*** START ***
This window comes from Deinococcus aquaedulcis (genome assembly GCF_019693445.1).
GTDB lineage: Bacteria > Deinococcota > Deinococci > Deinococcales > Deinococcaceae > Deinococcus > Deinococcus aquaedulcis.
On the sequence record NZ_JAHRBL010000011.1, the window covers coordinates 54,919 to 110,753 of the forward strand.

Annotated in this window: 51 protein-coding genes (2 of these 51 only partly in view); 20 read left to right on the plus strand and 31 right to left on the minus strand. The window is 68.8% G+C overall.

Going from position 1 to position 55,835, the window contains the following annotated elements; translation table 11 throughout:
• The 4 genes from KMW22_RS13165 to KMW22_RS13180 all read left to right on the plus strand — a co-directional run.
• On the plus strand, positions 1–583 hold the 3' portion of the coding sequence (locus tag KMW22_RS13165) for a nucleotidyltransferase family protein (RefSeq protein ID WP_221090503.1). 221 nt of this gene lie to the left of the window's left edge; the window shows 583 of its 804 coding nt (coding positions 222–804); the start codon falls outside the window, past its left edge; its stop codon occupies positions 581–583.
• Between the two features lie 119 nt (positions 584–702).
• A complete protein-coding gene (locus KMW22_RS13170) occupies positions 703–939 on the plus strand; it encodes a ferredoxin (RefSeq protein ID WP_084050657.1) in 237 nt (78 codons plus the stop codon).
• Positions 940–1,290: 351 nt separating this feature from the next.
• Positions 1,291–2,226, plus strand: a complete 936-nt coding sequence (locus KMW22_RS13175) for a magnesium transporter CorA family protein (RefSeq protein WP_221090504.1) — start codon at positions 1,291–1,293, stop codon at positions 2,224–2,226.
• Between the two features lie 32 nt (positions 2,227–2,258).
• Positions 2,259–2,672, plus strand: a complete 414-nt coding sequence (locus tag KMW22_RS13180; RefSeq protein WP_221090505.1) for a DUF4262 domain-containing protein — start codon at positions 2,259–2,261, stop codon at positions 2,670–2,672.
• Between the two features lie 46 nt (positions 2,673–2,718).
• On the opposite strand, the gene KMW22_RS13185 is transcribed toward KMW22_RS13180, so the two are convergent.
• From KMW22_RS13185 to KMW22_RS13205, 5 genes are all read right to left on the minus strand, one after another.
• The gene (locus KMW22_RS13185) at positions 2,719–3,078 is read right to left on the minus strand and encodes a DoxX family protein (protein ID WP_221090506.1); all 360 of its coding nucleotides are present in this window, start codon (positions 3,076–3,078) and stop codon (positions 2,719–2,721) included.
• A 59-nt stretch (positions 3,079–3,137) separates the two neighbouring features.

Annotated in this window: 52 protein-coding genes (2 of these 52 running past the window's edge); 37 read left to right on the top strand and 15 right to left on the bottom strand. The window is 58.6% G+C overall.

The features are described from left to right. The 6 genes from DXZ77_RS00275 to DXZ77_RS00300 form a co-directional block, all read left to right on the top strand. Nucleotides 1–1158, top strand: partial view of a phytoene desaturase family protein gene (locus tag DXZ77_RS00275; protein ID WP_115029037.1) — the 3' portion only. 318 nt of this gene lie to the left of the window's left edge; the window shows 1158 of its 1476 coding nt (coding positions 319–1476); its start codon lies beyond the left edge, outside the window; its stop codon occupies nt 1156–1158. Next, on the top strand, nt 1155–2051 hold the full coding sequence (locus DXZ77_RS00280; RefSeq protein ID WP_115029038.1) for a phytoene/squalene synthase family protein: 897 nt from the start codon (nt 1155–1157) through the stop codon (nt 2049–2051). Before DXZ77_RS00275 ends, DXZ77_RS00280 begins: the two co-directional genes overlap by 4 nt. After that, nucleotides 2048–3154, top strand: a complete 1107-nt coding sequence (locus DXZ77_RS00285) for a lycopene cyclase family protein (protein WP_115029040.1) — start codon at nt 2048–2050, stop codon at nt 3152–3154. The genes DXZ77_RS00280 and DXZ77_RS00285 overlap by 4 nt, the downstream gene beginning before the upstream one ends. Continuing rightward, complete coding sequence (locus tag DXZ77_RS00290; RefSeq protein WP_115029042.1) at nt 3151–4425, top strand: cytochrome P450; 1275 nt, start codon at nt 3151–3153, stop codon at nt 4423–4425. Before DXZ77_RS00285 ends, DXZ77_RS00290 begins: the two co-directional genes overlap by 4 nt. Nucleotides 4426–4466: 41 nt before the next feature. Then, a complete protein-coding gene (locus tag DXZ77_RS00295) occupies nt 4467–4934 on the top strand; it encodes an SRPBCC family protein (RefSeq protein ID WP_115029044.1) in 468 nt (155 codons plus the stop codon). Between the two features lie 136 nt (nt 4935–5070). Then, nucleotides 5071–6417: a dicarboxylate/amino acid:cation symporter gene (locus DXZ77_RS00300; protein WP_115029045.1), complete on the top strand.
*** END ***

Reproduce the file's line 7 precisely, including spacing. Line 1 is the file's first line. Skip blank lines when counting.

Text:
• On the plus strand, positions 1–583 hold the 3' portion of the coding sequence (locus tag KMW22_RS13165) for a nucleotidyltransferase family protein (RefSeq protein ID WP_221090503.1). 221 nt of this gene lie to the left of the window's left edge; the window shows 583 of its 804 coding nt (coding positions 222–804); the start codon falls outside the window, past its left edge; its stop codon occupies positions 581–583.